Medications used to treat conditions like attention deficit hyperactivity disorder (ADHD) and depression may also improve cognition and decrease apathy in people with Alzheimer’s disease.
The idea that this class of medications, called noradrenergic drugs, may be useful for treating Alzheimer’s dates to the 1980s. At the time, autopsies of people who had died of Alzheimer’s revealed deterioration in a part of the brainstem called the locus coeruleus (LC). The region produces noradrenaline – a neurotransmitter important for attention, learning, memory and other cognitive functions. The hope was that because noradrenergic drugs increase noradrenaline levels, they could combat deficits in these functions in people with Alzheimer’s.
But, after a few small trials failed to produce convincing results, interest faded, says Michael David from Imperial College London.
Since then, advances in imaging have allowed researchers to measure deterioration of the LC in living patients and see how it may contribute to their symptoms.
This advancement, along with the development of new noradrenergic drugs, spurred David and his colleagues to take a fresh look at these treatments. The researchers collected data from 19 clinical trials that included 1811 patients with either Alzheimer’s disease or the related condition mild cognitive impairment.
They looked at 10 of the studies including 1300 patients to evaluate the drugs’ impact on general cognitive ability as measured by commonly used assessments. The drugs led to modest improvements compared with placebos: the standardised mean difference – a measure that enables researchers to compare outcomes across different types of studies – was .14. In comparison, trials of cholinesterase inhibitors, which are routinely prescribed to improve cognition, have a bigger impact, with a standardised mean difference of .38 in Alzheimer’s patients.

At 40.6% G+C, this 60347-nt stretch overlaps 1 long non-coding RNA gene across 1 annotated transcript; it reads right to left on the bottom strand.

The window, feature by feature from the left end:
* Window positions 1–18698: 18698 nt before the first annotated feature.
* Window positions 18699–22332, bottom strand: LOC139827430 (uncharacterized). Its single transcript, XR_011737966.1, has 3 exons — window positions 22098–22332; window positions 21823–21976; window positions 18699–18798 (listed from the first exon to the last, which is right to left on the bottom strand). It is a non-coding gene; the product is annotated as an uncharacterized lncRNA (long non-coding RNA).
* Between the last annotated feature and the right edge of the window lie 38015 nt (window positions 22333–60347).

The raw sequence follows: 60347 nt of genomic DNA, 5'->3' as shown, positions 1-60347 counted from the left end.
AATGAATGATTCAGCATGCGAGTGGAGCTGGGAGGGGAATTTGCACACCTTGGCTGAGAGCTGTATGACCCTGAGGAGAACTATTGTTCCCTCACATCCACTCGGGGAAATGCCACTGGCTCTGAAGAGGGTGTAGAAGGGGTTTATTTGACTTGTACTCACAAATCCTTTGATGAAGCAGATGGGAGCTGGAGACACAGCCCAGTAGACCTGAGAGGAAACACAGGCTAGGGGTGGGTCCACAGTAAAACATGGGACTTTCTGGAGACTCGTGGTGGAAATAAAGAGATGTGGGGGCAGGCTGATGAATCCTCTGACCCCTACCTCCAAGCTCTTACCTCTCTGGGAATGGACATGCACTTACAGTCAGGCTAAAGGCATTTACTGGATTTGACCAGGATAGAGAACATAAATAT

For apathy, the researchers looked at eight trials with a total of 425 patients. The studies measured changes in motivation using common scoring systems. Here, noradrenergic drugs led to significant improvement: the standardised mean difference was .45. No effects were found for other symptoms, including attention or agitation.
Apathy, or the loss of motivation, is one of the most common and debilitating symptoms in people with Alzheimer’s, says David. Currently, no approved medications treat this aspect of the condition.
“If there was a treatment that could improve motivation, particularly in patients where that’s a really big concern, I think that would be extremely useful,” says Jim Ray at the University of Texas MD Anderson Cancer Center, who was not involved in the research. “And I think that’s the potential impact of this publication.”
However, more research is needed to determine which of these class of drugs would be most effective. The analysis included data on 12 medications, each of which impacts the brain differently. It is also unclear how their effects may vary across stages of the disease, says Ray. Clinical trials are underway to answer these questions, but results won’t be available for a few more years, David says.
“Clearly, [these drugs] are not a cure, but people with Alzheimer’s can live for a long time,” says David. “So, if you can make any difference, especially early on, then you have the potential to impact them and their loved ones for quite a few years.”
Journal reference: Journal of Neurology Neurosurgery and Psychiatry , DOI: 10.1136/jnnp-2022-329136
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